I'm assuming the OP only cares about Linux based on the question tagging. Reading /proc will be about as good as you get. On Solaris you can also get the information on all sorts of stuff via kstat (although it often replicates what you can get via other means). –  stsquad Apr 10 '09 at 3:49

Old:

maxrss states the maximum available memory for the process. 0 means that no limit is put upon the process. What you probably want is unshared data usage ru_idrss.

New: It seems that the above does not actually work, as the kernel does not fill most of the values. What does work is to get the information from proc. Instead of parsing it oneself though, it is easier to use libproc (part of procps) as follows:

// getrusage.c
#include <stdio.h>
#include <proc/readproc.h>

int main() {
  struct proc_t usage;
  look_up_our_self(&usage);
  printf("usage: %lu\n", usage.vsize);
}

Compile with "gcc -o getrusage getrusage.c -lproc"

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1  
Except neither field is available in Linux. –  jmanning2k Aug 3 '09 at 19:05
2  
This is incorrect. maxrss is the peak memory usage of the process, not the maximum available -- that would be getrlimit(RLIMIT_DATA, &rl). –  jmanning2k Aug 3 '09 at 19:16

On linux, if you can afford the run time cost (for debugging), you can use valgrind with the massif tool:

http://valgrind.org/docs/manual/ms-manual.html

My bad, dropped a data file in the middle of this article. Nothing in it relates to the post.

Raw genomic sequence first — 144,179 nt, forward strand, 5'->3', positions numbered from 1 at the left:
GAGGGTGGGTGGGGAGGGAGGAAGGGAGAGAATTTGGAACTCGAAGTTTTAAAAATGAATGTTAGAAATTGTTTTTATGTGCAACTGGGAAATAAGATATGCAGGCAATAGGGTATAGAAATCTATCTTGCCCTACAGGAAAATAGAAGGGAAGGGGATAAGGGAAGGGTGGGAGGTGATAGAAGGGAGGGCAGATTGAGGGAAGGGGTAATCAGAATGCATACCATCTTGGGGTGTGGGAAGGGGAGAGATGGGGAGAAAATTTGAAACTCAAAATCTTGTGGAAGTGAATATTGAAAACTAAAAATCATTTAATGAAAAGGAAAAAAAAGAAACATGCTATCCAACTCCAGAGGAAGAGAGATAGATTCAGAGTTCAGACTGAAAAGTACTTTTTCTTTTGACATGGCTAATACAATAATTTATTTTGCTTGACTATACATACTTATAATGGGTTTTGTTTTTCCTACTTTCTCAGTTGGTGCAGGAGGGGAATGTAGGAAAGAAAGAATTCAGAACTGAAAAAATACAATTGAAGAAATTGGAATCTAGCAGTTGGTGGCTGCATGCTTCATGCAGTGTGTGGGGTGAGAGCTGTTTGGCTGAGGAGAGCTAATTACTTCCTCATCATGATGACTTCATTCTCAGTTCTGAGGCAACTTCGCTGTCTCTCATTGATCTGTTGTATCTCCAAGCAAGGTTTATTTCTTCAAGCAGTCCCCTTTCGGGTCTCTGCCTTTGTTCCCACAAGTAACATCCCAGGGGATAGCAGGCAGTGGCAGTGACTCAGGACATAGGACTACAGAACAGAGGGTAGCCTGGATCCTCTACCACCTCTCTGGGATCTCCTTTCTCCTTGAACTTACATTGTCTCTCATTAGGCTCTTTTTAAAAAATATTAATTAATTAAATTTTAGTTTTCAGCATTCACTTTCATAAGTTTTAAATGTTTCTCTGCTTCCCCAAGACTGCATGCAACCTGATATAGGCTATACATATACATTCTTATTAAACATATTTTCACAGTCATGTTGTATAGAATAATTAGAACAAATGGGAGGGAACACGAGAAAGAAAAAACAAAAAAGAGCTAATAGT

It is heavy weight, but very useful.

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David Robert Nadeau has put a good self contained multi-plataform C function to get the process resident set size (physical memory use) in his website:

/*
 * Author:  David Robert Nadeau
 * Site:    http://NadeauSoftware.com/
 * License: Creative Commons Attribution 3.0 Unported License
 *          http://creativecommons.org/licenses/by/3.0/deed.en_US
 */

#if defined(_WIN32)
#include <windows.h>
#include <psapi.h>

#elif defined(__unix__) || defined(__unix) || defined(unix) || (defined(__APPLE__) && defined(__MACH__))
#include <unistd.h>
#include <sys/resource.h>

#if defined(__APPLE__) && defined(__MACH__)
#include <mach/mach.h>

#elif (defined(_AIX) || defined(__TOS__AIX__)) || (defined(__sun__) || defined(__sun) || defined(sun) && (defined(__SVR4) || defined(__svr4__)))
#include <fcntl.h>
#include <procfs.h>

#elif defined(__linux__) || defined(__linux) || defined(linux) || defined(__gnu_linux__)
#include <stdio.h>

#endif

#else
#error "Cannot define getPeakRSS( ) or getCurrentRSS( ) for an unknown OS."
#endif





/**
 * Returns the peak (maximum so far) resident set size (physical
 * memory use) measured in bytes, or zero if the value cannot be
 * determined on this OS.
 */
size_t getPeakRSS( )
{
#if defined(_WIN32)
    /* Windows -------------------------------------------------- */
    PROCESS_MEMORY_COUNTERS info;
    GetProcessMemoryInfo( GetCurrentProcess( ), &info, sizeof(info) );
    return (size_t)info.PeakWorkingSetSize;

#elif (defined(_AIX) || defined(__TOS__AIX__)) || (defined(__sun__) || defined(__sun) || defined(sun) && (defined(__SVR4) || defined(__svr4__)))
    /* AIX and Solaris ------------------------------------------ */
    struct psinfo psinfo;
    int fd = -1;
    if ( (fd = open( "/proc/self/psinfo", O_RDONLY )) == -1 )
        return (size_t)0L;      /* Can't open? */
    if ( read( fd, &psinfo, sizeof(psinfo) ) != sizeof(psinfo) )